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Steel frame to replace collapsed Paris terminal

AIRPORT OPERATORS in Paris have ordered a steel structure to replace the radical concrete shell terminal 2E at Charles de Gaulle airport, which partially collapsed in May 2003 killing four people.

NCE understands that consultants SETEC and RFR are working on a steel ribbed structure to replace the entire existing building. The sections that did not collapse will be demolished.

A section of the terminal, close to large openings for walkways, failed on 23 May 2003.

It comprised a 300mm thick insitu cast exposed concrete shell, stiffened by external curved steel trusses. These supported an external glazing system.

The building featured closely spaced openings for skylights, and six walkways.

This structure rested on longitudinal beams supported by concrete piers, which will be retained to support the structure.

Operator Aéroports de Paris had said the replacement structure would be the same as the original. But it will now be rebuilt in steel, with external glazing and internal exposed timber cladding. Curved steel rib elements will mirror the tubular shape of the original.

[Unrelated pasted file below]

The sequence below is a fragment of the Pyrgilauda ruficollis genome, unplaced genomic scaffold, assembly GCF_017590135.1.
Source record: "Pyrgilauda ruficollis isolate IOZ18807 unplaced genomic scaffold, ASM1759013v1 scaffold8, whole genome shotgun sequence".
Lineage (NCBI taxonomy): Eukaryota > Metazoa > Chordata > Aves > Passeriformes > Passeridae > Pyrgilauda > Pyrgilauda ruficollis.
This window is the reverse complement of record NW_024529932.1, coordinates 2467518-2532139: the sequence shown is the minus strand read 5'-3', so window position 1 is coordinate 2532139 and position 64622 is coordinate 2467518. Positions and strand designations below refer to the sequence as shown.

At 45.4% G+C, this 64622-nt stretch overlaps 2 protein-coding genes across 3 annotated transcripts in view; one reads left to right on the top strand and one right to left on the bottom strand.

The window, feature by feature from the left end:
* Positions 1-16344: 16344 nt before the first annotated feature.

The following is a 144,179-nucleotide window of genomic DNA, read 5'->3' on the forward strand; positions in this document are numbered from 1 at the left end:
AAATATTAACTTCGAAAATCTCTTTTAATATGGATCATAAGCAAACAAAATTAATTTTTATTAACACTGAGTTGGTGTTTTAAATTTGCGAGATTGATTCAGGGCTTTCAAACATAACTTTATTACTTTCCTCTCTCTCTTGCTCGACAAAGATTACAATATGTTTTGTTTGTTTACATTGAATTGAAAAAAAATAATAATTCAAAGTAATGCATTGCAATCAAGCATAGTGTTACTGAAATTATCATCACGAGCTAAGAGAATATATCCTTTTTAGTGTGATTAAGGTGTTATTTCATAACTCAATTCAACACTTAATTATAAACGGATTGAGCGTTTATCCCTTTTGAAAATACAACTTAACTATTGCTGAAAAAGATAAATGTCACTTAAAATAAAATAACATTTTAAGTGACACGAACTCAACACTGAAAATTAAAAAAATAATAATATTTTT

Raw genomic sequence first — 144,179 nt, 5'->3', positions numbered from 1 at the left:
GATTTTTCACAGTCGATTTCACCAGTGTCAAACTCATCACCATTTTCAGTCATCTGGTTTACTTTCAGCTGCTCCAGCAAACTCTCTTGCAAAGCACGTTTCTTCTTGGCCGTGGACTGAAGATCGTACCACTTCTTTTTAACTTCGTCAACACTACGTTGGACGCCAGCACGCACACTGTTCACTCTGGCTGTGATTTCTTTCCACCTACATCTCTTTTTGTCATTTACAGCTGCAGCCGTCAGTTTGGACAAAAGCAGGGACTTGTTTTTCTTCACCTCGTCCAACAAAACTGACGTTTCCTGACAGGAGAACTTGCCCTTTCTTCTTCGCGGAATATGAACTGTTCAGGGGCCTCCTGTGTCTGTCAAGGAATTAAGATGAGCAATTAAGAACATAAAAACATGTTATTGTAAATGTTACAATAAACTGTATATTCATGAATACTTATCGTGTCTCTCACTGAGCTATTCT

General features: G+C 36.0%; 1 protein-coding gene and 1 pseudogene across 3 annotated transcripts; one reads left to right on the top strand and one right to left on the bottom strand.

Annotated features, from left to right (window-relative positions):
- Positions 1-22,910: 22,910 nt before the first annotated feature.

It is thought that steel was chosen for its speed of erection, and also because repairing and strengthening the sections of original terminal building that are still standing would have been too complex and time consuming.

The official report into the collapse had also raised questions about the design of the concrete shell (NCE 1 March).

It said that composite steel/ concrete wall sections had failed after steel struts linking the external steel tension members to the concrete shell punched right through the concrete. This was triggered by cracking caused by differential thermal movement between the external trusses and the concrete shell.

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